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as does his being pardoned, for even Almighty God cannot forgive a sin that has not been committed in thought, word or deed.

83. M. What other prophets are said in the Qur'an to have sinned?

C. (b) Noah is represented in Surah LXXI., Nuh, 29, as asking forgiveness for himself. This implies that he had sinned, otherwise the words are meaningless.

(c) Abraham was guilty of idolatry (شِرك ), as is stated in Surah VI., Al An'am, 76, 77, 78. This is the one sin for which, according to Surah IV., An Nisa, 51, 116, there is no forgiveness. In Surah II., Al Baqarah, 262, we are told that Abraham doubted God's power to raise the dead (and this is confirmed by the expression نحن اولى بالشّك من أبراهيم ). This is another of the "greater" sins. Imam Muslim and Bukhari on Surah XXI., Al Anbiya', 64, quote from Abu Hurairah a saying of Muhammad that Abraham told "only" three lies, all of which are mentioned in the Qur'an1. Abraham confessed that he had sinned, and prayed for pardon (Surah XIV., Ibrahim, 42), so there can be no doubt about his guilt.

(d) Moses, we are told in Surah XXVIII., Al Qisas, 14, 15, committed murder, and confessed that this was the work of Satan; he asked for forgiveness and was pardoned. In Surah XXVI., Ash Shu'ara', 19, Moses confessed that he had done the deed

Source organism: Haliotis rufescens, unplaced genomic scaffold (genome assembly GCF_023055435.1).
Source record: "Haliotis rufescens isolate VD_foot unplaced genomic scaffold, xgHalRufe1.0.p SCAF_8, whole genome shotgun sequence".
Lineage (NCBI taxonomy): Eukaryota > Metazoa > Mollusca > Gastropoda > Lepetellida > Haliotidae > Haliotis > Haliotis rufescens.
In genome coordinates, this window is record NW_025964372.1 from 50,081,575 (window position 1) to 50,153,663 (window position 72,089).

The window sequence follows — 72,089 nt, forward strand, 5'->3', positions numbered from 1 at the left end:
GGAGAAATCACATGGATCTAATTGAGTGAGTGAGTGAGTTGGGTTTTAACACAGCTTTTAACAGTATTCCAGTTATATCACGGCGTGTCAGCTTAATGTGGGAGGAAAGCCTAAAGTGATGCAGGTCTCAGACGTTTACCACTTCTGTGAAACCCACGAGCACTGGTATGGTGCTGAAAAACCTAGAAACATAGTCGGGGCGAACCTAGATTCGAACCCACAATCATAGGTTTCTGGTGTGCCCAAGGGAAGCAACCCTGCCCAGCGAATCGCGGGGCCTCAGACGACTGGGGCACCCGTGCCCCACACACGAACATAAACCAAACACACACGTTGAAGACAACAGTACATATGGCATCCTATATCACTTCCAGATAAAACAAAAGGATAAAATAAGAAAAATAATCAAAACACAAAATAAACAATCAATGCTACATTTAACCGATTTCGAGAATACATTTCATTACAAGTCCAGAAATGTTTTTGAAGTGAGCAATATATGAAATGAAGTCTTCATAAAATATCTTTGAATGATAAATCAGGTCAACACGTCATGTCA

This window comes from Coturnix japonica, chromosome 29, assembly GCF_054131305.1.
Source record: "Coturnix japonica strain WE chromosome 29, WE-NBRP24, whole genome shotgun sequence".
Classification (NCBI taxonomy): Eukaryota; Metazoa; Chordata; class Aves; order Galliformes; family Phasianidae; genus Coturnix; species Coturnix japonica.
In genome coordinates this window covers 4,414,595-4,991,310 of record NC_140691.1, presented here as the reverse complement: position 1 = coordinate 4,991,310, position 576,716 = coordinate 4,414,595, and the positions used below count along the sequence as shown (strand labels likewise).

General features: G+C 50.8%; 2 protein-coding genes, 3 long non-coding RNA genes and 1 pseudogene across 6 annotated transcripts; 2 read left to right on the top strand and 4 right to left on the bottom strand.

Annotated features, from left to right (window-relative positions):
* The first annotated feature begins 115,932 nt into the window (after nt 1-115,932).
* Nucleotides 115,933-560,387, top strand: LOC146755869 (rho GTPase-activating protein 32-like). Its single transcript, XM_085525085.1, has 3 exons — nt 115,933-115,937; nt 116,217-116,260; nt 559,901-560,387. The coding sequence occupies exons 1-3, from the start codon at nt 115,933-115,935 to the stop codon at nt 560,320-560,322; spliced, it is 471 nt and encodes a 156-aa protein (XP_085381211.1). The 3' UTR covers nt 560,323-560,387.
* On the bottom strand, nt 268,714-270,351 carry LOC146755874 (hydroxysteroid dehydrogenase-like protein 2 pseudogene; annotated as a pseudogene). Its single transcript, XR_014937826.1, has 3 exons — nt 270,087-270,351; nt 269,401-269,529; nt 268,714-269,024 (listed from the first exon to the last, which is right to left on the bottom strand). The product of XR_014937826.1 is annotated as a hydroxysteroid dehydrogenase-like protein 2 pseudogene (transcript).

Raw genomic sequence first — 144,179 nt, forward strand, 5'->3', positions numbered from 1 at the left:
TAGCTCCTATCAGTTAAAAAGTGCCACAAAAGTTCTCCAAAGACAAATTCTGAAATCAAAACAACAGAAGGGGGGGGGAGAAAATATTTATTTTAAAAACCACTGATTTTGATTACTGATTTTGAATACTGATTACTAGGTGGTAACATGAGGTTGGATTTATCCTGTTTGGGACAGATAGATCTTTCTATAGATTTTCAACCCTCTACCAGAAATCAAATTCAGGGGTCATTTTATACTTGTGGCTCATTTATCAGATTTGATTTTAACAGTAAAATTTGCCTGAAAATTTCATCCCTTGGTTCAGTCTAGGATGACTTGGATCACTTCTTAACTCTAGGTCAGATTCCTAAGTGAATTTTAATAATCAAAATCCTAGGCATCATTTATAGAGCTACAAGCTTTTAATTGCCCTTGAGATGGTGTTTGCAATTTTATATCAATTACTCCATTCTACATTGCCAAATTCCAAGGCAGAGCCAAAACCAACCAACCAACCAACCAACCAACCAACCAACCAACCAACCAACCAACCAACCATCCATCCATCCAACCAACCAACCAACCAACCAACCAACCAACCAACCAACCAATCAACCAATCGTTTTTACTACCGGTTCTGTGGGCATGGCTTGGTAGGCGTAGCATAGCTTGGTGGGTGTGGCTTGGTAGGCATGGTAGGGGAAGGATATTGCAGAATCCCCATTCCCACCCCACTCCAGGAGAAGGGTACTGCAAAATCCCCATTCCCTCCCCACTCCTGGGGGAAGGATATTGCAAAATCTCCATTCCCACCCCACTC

when he was one of the "transgressors" (الضالين ). In Surah VII., Al A'raf, 150, Moses begged forgiveness for himself and his brother Aaron, thus confessing that they had both sinned. He also sinned in throwing down the two tablets of the Law, and in insulting Aaron, as there recorded. Some of these sins were of the "greater" order.

(e) Aaron, as is confessed by Moses in the last quoted passage, sinned in permitting the idolatry of the Israelites when they worshipped the Golden Calf.

(f) Joseph is accused of sinning in thought by Wahidi (Kitabu'l Basit) in his comment on the word هم in Surah XII., Yusuf, 24, though this is not in accordance with the Biblical account of the incident there referred to, and the Arabic may be otherwise understood.

(g) David, in Surah XXXVIII., Sad, 23, 24, asked forgiveness, repented, and was forgiven. Uns bin Malik, Ibn 'Abbas and Wahab agree in thus explaining the text.

(h) Solomon also, in Surah XXXVIII., Sad, 34, we are told, asked forgiveness. He must therefore have been conscious of guilt.

(i) Jonah too is said in Surah XXXVII., as Safat, 139-144, to have fled from God's command and to have therefore been "blameworthy" (مليم ). The passage clearly states that this sin was committed at the time when he was one of God's messengers or "apostles" (من المرسلين min al mursalin).

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